Finally, the problem with “third party” package managers is that you may need to maintain your own repository (if your dependencies are not available in the official repo). This is not only costly, but you cannot really expect users of your library to rely on your package manager and your repository. Which brings us to my main point again: use a package manager as a helper if you want to, but make it optional: your CMakeLists should not know about it at all, and instead rely on find_package.

The helper subproject

As we have seen above, the goal is to use find_package() for all the dependencies in our CMakeLists, and to let the user make sure that they are found (by using a package manager or building and installing them manually). But nothing prevents us from providing a helper script that fetches, builds and installs all our dependencies locally.

I have been mentioning a script, but the way I do it is actually more of a CMake subproject. I like it because it can be cross-platform, but the point is really that it builds and installs dependencies locally somewhere.

Using the helper

Let’s first see how the helper is being used:

# Run the helper script, installing the dependencies in `./dependencies/install`
cmake -DCMAKE_INSTALL_PREFIX=dependencies/install -Bdependencies/build -Sdependencies
cmake --build dependencies/build

# Build the project, telling `find_package()` where to find dependencies
cmake -DCMAKE_PREFIX_PATH=$(pwd)/dependencies/install -Bbuild -S.
cmake --build build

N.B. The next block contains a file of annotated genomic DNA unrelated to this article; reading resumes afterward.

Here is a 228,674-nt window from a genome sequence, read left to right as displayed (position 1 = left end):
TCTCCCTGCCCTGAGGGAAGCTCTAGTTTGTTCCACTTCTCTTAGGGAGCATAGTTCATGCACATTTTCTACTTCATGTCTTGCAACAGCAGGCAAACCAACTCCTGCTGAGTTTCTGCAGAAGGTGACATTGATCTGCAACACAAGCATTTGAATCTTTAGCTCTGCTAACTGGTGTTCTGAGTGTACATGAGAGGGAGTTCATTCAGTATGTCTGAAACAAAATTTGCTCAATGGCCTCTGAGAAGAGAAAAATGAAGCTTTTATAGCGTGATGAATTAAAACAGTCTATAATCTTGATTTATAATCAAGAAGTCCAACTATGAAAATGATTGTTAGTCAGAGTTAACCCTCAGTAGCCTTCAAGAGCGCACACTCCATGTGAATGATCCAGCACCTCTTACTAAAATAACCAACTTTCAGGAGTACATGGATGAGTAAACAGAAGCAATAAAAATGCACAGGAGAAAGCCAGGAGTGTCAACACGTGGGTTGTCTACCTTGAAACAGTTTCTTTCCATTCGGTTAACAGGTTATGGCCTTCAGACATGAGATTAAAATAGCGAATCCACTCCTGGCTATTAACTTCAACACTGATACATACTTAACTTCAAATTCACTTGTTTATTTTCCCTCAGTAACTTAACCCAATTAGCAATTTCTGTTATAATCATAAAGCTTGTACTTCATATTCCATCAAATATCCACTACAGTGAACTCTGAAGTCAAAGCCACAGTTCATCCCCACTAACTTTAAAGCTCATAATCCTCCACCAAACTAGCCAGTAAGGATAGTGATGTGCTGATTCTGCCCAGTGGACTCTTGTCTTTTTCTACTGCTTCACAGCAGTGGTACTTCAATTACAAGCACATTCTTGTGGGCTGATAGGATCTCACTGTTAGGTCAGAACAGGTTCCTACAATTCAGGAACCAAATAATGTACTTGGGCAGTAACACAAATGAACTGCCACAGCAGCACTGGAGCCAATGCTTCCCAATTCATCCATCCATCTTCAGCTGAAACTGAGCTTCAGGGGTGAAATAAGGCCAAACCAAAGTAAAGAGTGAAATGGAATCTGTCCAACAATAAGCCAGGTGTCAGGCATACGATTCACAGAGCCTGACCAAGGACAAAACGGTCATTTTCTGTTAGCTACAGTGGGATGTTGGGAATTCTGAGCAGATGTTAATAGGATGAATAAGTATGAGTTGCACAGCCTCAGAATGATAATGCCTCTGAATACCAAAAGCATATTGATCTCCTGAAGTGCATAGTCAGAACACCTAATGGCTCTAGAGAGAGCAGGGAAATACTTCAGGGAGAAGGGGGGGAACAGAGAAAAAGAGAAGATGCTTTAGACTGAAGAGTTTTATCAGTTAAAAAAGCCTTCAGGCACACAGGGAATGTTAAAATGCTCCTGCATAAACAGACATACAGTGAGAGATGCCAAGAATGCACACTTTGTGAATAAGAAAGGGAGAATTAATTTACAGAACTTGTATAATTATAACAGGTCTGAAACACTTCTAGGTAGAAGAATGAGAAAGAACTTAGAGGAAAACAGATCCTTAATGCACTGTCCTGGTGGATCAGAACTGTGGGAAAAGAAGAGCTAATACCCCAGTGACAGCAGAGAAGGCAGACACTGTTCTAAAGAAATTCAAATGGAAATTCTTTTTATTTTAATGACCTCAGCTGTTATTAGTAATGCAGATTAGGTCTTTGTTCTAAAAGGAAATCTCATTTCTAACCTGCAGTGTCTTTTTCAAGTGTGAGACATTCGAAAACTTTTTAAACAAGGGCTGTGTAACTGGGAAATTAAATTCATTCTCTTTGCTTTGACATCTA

For a user of your project, that’s all it takes: running two CMake projects:

  1. The first one builds the dependencies and installs them in a location chosen by the user (here ./dependencies/install).
  2. The second one builds the project, using the dependencies installed in step 1 (specified with CMAKE_PREFIX_PATH).

From the user perspective, is that really more difficult than handling git submodules? I don’t think so.

Writing the helper

The helper script builds and installs all our dependencies locally by leveraging an old CMake feature: ExternalProject.

It is extremely easy; the syntax looks like this (there are more options nicely described in the documentation):

cmake_minimum_required(VERSION 3.10.2)


    <dependency name>
    URL <link to sources>
    PREFIX <build directory for this dependency>
    CONFIGURE_COMMAND <configure command>
    BUILD_COMMAND <build command>
    CMAKE_ARGS <args passed to the cmake commands (if relevant)>

The beauty of it is that while it uses CMake to build and install the dependency, it does not require the final project to use CMake. You could use this to install dependencies locally, and then use them from a Meson or Autotools-based project! It also means that instead of using CMake with ExternalProject_add, you are free to write your helper in shell, or python, or whatever you want; the whole point is that this is completely transparent to your main CMake project.

Let’s see a few examples below (with many more available here).

A CMake dependency: re2
cmake_minimum_required(VERSION 3.1)



    URL https://github.com/google/re2/archive/2022-04-01.tar.gz
    PREFIX re2

Feel free to try building it with:

cmake -DCMAKE_INSTALL_PREFIX=install -Bbuild -S.
cmake --build build

The build step will run ExternalProject_Add which will fetch, configure, build and install re2 into ./install. See how I passed CMAKE_INSTALL_PREFIX through CMAKE_ARGS? CMAKE_ARGS is also an opportunity to pass all the CMake options you want for this dependency, e.g. -DBUILD_TESTING=OFF, -DBUILD_SHARED_LIBS=OFF, -DSOME_OPTION=ON, you name it.

Also note the use of URL to download a tarball containing the sources. This can be replaced by GIT_REPOSITORY and GIT_TAG (see for instance jsoncpp here).

An Autotools dependency: libsodium
cmake_minimum_required(VERSION 3.10.2)


    URL https://download.libsodium.org/libsodium/releases/libsodium-1.0.18-stable.tar.gz